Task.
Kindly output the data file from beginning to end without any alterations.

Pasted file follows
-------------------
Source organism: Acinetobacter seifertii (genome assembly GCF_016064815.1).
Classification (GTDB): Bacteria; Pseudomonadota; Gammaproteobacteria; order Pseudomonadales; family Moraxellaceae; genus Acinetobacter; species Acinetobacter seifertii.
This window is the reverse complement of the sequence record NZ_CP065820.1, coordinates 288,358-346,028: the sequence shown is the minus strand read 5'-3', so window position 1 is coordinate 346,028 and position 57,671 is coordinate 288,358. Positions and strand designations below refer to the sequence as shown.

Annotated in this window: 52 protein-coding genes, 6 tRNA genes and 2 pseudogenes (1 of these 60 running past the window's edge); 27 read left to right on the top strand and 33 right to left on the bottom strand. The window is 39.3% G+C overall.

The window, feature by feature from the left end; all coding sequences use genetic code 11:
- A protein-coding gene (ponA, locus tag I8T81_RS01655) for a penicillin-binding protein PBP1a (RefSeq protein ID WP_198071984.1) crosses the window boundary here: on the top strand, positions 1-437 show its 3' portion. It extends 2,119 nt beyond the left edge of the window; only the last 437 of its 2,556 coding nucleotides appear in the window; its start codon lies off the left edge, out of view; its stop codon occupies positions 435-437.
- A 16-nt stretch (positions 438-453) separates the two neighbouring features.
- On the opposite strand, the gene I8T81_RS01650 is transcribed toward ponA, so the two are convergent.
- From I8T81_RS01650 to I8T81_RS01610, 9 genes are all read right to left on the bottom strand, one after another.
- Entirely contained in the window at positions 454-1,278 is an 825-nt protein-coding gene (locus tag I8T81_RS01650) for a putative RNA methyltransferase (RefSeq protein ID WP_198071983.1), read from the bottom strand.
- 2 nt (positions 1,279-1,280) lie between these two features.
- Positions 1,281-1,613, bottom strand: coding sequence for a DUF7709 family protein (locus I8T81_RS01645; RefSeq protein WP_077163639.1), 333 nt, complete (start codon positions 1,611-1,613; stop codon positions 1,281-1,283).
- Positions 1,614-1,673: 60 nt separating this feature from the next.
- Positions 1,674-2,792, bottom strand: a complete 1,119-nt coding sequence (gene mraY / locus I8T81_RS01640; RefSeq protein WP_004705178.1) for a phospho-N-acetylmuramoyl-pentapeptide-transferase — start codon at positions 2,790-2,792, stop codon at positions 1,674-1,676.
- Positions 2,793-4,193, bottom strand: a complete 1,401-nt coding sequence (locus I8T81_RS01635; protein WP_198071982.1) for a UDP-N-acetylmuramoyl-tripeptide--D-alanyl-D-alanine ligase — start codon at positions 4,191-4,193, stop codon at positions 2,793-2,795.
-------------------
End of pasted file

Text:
Source organism: Acinetobacter seifertii (genome assembly GCF_016064815.1).
Classification (GTDB): Bacteria; Pseudomonadota; Gammaproteobacteria; order Pseudomonadales; family Moraxellaceae; genus Acinetobacter; species Acinetobacter seifertii.
This window is the reverse complement of the sequence record NZ_CP065820.1, coordinates 288,358-346,028: the sequence shown is the minus strand read 5'-3', so window position 1 is coordinate 346,028 and position 57,671 is coordinate 288,358. Positions and strand designations below refer to the sequence as shown.

Annotated in this window: 52 protein-coding genes, 6 tRNA genes and 2 pseudogenes (1 of these 60 running past the window's edge); 27 read left to right on the top strand and 33 right to left on the bottom strand. The window is 39.3% G+C overall.

The window, feature by feature from the left end; all coding sequences use genetic code 11:
- A protein-coding gene (ponA, locus tag I8T81_RS01655) for a penicillin-binding protein PBP1a (RefSeq protein ID WP_198071984.1) crosses the window boundary here: on the top strand, positions 1-437 show its 3' portion. It extends 2,119 nt beyond the left edge of the window; only the last 437 of its 2,556 coding nucleotides appear in the window; its start codon lies off the left edge, out of view; its stop codon occupies positions 435-437.
- A 16-nt stretch (positions 438-453) separates the two neighbouring features.
- On the opposite strand, the gene I8T81_RS01650 is transcribed toward ponA, so the two are convergent.
- From I8T81_RS01650 to I8T81_RS01610, 9 genes are all read right to left on the bottom strand, one after another.
- Entirely contained in the window at positions 454-1,278 is an 825-nt protein-coding gene (locus tag I8T81_RS01650) for a putative RNA methyltransferase (RefSeq protein ID WP_198071983.1), read from the bottom strand.
- 2 nt (positions 1,279-1,280) lie between these two features.
- Positions 1,281-1,613, bottom strand: coding sequence for a DUF7709 family protein (locus I8T81_RS01645; RefSeq protein WP_077163639.1), 333 nt, complete (start codon positions 1,611-1,613; stop codon positions 1,281-1,283).
- Positions 1,614-1,673: 60 nt separating this feature from the next.
- Positions 1,674-2,792, bottom strand: a complete 1,119-nt coding sequence (gene mraY / locus I8T81_RS01640; RefSeq protein WP_004705178.1) for a phospho-N-acetylmuramoyl-pentapeptide-transferase — start codon at positions 2,790-2,792, stop codon at positions 1,674-1,676.
- Positions 2,793-4,193, bottom strand: a complete 1,401-nt coding sequence (locus I8T81_RS01635; protein WP_198071982.1) for a UDP-N-acetylmuramoyl-tripeptide--D-alanyl-D-alanine ligase — start codon at positions 4,191-4,193, stop codon at positions 2,793-2,795.